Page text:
Celebrity designer Sabyasachi Mukherjee is facing a huge backlash online over jewellery ads featuring same-sex and heterosexual couples wearing his Royal Bengal Mangalsutra collection.
The ads showcase the designer's "Intimate Fine Jewellery" collection and some photos show models in intimate apparel wearing a mangalsutra, which is a traditional necklace worn by women in India after their wedding.
The ad campaign did not go down well with a section of social media with several users accusing the designer of hurting sentiment and denigrating the mangalsutra.
"What are you exactly advertising? No one will wear this jewellery now coz you have shown the world that if I wear that jewellery I must be some cheapo! please take care of your campaigns (sic)," a user wrote in the comments section on Instagram.
Bizarre #Sabyasachi. He just gave an open invitation for getting himself trolled big time ! The ad agencies are going overboard to hurt public sentiments …get additional publicity for the product by creating some kind of controversy! This is the plan..ppl ! Don't succumb !- Wg Cdr Gitika Jasrotia (R) ???????? (@gitika9) October 28, 2021
"May be the person who is financing #Sabyasachi work -believes in nudity! Such filthy Ads depicts 'mazboori 'of its maker, nothing else. Shameful," another comment read.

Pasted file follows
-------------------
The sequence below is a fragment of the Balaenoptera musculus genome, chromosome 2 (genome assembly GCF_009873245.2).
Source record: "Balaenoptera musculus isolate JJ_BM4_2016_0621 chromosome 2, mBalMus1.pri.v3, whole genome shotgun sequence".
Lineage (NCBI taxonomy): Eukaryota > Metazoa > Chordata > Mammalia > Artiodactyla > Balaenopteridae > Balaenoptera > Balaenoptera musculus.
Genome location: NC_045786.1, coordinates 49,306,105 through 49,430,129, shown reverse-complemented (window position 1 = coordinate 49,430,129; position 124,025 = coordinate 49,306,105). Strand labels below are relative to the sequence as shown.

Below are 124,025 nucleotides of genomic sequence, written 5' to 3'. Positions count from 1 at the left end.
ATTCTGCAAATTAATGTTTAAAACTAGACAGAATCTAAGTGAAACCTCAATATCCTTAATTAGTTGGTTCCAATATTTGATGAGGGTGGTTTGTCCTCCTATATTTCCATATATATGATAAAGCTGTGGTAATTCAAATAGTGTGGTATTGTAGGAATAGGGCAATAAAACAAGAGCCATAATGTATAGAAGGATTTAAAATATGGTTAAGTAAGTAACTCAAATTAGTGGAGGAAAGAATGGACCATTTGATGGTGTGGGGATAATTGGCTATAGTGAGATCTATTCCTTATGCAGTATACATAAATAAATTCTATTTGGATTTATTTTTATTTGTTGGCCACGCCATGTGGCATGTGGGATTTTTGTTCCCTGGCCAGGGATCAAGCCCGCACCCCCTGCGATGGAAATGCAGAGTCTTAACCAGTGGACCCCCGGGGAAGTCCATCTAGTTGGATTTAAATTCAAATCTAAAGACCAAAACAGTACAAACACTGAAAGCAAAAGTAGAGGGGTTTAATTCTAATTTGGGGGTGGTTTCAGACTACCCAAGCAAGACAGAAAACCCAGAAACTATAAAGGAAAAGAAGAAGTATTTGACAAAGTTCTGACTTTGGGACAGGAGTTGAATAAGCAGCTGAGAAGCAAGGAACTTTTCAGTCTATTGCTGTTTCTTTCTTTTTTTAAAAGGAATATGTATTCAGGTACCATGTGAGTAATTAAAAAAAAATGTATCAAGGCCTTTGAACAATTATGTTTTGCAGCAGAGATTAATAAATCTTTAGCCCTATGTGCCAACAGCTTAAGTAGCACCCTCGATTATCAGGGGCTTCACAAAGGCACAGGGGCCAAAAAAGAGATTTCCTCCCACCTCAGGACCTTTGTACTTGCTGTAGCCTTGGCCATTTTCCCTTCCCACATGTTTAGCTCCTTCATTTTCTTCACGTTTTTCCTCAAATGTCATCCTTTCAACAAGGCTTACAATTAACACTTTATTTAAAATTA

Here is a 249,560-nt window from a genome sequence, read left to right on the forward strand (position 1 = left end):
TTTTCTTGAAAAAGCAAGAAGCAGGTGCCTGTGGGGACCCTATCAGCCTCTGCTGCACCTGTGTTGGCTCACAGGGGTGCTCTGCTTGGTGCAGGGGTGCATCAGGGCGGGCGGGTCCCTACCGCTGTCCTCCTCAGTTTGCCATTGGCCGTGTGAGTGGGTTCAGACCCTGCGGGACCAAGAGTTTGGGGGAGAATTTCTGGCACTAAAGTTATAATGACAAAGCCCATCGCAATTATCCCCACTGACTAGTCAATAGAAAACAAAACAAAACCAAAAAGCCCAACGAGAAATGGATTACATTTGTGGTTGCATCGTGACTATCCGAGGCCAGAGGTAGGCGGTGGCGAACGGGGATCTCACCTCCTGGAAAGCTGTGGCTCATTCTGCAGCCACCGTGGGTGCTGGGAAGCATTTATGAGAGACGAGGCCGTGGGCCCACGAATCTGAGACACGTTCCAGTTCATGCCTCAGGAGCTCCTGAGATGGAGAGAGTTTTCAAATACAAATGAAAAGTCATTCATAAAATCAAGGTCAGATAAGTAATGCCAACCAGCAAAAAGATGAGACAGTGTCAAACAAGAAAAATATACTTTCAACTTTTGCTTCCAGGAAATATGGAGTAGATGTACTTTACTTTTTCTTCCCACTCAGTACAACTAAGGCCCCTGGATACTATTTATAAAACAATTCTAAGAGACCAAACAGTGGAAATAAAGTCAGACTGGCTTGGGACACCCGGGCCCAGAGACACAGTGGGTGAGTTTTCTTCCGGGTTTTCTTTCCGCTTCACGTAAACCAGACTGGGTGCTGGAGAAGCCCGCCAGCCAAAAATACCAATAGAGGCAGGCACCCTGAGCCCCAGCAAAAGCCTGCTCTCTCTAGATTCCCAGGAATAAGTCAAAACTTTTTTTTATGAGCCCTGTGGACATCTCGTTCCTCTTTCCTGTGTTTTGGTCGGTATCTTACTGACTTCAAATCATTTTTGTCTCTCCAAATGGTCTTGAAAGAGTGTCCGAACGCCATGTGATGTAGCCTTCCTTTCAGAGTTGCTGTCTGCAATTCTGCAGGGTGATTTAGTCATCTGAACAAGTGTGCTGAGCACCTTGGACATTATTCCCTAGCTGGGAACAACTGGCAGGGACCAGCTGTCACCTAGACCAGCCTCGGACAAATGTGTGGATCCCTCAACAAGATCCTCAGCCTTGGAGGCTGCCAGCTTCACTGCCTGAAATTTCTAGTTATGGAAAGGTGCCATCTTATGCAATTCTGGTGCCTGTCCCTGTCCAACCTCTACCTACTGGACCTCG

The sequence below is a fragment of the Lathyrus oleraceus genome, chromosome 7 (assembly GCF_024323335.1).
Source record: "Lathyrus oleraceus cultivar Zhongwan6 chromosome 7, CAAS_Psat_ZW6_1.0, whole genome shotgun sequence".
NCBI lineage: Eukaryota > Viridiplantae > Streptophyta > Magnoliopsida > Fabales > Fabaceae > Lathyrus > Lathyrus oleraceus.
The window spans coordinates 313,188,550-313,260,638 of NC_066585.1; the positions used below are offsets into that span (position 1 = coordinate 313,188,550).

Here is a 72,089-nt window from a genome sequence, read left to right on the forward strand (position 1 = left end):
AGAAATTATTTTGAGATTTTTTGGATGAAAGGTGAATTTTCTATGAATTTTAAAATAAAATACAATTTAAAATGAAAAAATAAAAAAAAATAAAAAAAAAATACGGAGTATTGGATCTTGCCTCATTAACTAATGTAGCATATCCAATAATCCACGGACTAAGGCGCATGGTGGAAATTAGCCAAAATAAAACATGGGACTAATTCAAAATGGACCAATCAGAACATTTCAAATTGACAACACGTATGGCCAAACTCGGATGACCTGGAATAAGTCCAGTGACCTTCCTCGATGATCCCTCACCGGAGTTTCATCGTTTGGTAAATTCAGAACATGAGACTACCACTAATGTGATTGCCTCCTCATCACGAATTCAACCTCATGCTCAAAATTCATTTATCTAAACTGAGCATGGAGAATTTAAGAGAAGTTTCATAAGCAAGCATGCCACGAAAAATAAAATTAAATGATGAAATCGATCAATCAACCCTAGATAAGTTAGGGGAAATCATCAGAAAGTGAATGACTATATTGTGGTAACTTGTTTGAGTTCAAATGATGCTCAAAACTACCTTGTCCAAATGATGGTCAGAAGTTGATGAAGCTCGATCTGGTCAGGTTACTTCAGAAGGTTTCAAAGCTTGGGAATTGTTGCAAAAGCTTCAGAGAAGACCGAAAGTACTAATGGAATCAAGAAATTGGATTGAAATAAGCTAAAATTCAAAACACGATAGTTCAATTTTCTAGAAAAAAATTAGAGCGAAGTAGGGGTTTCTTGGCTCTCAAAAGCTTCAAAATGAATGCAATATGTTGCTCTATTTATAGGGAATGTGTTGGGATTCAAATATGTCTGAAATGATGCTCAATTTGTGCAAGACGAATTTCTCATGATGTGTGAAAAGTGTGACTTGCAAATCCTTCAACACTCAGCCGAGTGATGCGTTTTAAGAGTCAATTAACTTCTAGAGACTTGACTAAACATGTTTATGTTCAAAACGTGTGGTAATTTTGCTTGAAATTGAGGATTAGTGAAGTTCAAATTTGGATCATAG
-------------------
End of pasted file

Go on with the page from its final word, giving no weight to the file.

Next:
The designer was also slammed for "demeaning" something as sacred as the mangalsutra".
The Kolkata-based designer did receive support from a section of the internet.
So the latest target of the Hindutva hate brigade is designer #Sabyasachi & his eponymous #brand..!- Roopali Srivastava (@RoopaliSriv) October 28, 2021
They have zeroed in on one in a series of ads for a new jewellery line & are apoplectic about it..
Because if it wasn't for this ad, they'd have totally shopped #Sabyasachi...
#Sabyasachi , this designer guy has everyone's attention now! Doesn't matter if this ad is pretty deplorable— Shiv Kumar Sinha (@ShivKum88936191) October 28, 2021
This is not the first time Sabyasachi Mukherjee has been trolled on social media.
In August, he had to put out an official statement after his collection launched online was fully "sold out" in India and global markets, and people complained that everything was beyond their reach.
"It's why I designed an extensive range, so everyone could get something. This would also mean giving unlimited access to our Bengal Tiger logo, something that we hold very close to us, it's almost sacred. A lot of marketing folks would consider this strategy harakiri for a luxury brand, but I believe that sustainable success never comes from the mind, always from the heart," Sabyasachi wrote.
Days ago, on October 19, Indian clothing brand Fabindia withdrew an advertisement for a clothing collection - called 'Jashn-e-Riwaaz' - after senior BJP leaders accused it of 'defacing' Diwali by linking the festival to an Urdu term.